What is materiality, and why is it important? How has the materiality of art shifted across time and culture?
All art is made up of materials. To focus on the materiality of an artwork, however, is to emphasise the material qualities that it consists of. In contemporary art, materials are often the foundation of the work; not just used as a tool to convey an idea or emotion but embodying the subject matter of the work itself. Materials can evoke social class and cultural traditions, and can even be intangible and abstract, as is the case with sound—and the removal of it.
Below, Pi Li, Sigg Senior Curator, Visual Art, analyses the materiality of three works in the Sigg Prize 2019 Exhibition: from bamboo scaffolding, to sound, to raw silk.
Artists always begin any new piece by choosing a certain material. Dealing with materials is always a consideration, no matter the work. For many contemporary artists, however, materials are increasingly the actual subject matter of their work, rather than a tool through which to convey ideas.
In his work In the Peak (2019), Liang Shuo deals with material as cultural information. He was inspired by the bamboo scaffolding that’s commonplace throughout Hong Kong, and he used it to build an immersive structure on the terrace of the M+ Pavilion. Bamboo and bamboo scaffolding have been used as materials from the beginning of humankind. It’s a very early technology and, fascinatingly, is still frequently employed, even in a metropolitan city like Hong Kong.
The bamboo scaffolding is inlaid with plastic flowers, which are another important aspect of the work’s materiality. Liang’s work is based on an in-depth understanding of Chinese society. Contemporary art is always regarded as the domain of elite, well-educated, wealthy culture. In Chinese society, though, a considerable portion of people are still part of the lower socio-economic classes. So Liang has picked cheap materials from the daily life of people in these classes: bamboo scaffolding and plastic flowers. The plastic flowers represent a way of trying to reach the perfection of materiality while not being able to, due to lack of money.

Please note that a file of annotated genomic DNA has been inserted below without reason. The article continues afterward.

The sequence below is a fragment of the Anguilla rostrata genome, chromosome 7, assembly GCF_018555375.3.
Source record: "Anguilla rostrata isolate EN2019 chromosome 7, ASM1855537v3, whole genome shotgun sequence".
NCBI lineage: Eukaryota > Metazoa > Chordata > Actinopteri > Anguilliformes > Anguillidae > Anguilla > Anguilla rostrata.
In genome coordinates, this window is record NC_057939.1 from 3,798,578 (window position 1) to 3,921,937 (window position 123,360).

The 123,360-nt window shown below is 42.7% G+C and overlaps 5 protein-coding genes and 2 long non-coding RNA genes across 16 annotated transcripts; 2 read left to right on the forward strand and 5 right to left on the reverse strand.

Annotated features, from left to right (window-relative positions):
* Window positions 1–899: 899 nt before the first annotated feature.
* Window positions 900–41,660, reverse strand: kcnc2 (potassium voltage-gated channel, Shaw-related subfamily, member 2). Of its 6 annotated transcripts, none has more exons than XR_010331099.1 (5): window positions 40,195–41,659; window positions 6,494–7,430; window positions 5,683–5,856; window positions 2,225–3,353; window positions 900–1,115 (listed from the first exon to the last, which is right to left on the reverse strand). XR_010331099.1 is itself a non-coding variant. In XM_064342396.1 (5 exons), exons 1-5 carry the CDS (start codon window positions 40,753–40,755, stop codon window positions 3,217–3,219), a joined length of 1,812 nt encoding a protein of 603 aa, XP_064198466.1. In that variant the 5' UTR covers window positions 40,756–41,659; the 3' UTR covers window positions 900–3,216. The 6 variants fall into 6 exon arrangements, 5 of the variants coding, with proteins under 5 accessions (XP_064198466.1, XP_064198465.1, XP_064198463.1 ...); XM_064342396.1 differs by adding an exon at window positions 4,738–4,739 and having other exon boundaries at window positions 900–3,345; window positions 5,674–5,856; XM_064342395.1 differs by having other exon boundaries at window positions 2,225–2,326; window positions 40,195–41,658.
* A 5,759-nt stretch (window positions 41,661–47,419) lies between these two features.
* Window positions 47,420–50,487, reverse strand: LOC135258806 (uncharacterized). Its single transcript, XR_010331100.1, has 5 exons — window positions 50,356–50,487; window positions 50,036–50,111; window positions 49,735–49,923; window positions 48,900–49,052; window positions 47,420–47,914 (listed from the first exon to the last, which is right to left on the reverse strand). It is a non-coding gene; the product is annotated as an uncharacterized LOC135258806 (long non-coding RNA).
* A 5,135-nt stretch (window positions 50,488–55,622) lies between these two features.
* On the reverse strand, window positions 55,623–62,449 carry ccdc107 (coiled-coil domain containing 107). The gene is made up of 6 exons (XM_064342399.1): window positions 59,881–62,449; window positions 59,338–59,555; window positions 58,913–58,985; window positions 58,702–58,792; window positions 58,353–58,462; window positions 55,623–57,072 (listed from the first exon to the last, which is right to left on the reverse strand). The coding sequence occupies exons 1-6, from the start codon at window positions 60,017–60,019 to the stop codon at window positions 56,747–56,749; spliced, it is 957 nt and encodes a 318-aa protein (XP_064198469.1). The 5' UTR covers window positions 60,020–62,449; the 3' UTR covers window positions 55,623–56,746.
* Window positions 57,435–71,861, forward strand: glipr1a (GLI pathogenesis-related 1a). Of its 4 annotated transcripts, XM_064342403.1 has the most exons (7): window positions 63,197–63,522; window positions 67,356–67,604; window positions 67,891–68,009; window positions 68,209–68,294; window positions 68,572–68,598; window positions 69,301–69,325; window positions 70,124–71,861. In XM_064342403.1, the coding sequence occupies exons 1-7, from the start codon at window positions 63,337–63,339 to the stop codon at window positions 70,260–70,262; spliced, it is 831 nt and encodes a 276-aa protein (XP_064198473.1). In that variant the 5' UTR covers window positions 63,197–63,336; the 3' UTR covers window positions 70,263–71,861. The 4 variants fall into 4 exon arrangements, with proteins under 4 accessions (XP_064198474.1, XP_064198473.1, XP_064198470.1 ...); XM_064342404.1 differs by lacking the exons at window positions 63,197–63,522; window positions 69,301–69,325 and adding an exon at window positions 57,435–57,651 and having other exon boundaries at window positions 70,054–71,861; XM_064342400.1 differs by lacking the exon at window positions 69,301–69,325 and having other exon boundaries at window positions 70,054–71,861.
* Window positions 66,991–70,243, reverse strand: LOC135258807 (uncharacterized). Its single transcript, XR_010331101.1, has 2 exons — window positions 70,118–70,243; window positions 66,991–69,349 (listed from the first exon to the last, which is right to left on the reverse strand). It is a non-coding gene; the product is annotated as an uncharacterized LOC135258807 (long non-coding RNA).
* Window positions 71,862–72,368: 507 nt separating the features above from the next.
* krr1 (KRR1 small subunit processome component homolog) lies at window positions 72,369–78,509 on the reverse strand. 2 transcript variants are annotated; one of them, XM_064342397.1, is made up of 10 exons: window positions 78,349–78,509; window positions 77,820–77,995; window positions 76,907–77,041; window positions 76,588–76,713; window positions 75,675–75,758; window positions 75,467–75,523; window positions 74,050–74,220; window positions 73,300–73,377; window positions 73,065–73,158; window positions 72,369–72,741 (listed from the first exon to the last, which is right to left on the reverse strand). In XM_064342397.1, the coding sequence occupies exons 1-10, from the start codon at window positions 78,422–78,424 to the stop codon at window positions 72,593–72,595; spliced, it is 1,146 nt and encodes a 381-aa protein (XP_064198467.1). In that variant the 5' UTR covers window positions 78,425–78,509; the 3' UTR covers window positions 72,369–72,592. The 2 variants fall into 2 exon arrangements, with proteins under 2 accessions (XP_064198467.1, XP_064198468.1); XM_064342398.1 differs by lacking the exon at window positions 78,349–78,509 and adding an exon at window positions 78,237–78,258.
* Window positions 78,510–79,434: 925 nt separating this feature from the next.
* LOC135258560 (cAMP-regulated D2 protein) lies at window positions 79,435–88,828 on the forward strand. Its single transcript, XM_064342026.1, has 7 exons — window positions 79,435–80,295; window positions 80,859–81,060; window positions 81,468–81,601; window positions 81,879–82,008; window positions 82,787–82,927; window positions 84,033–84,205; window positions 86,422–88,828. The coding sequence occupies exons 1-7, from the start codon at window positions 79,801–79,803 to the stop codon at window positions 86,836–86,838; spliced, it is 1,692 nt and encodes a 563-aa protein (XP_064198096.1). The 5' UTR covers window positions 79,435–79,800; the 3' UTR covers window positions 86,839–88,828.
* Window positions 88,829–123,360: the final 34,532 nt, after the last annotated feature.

In Hong Kong, once repair work is done and scaffolding is no longer needed, it’s dismantled and removed. For Liang, this aspect of the material acquires another cultural meaning: that of the traditional Chinese story of utopia, which partly inspired the work. In the traditional story, people discovered utopia, but when they went back to find it again, it no longer existed. Liang’s use of bamboo scaffolding as a temporary building form that is easy to deconstruct and remove draws on this narrative in an interesting way. When the exhibition closes in May, the whole structure will be dismantled and removed; like utopia, it will no longer exist. For Liang, bamboo scaffolding is a way to focus on the cultural context behind the material.
Liang Shuo’s meditation on the impermanence of materiality sits in dialogue with the materiality of Samson Young's work Muted Situations #22: Muted Tchaikovsky’s 5th (2018). For this piece, Young instructed the orchestra to mute their instruments, drawing attention instead to the other sounds musicians make during a performance. This is quite an unusual form of materiality, and one that most people would not regard as a ‘material’ at all. But when watching Young’s work, it becomes clear that sound is the main medium. It’s placed front and centre, is used to investigate the concepts of the work, and is itself produced through an intervention in the materiality of musical instruments: that is, by muting them.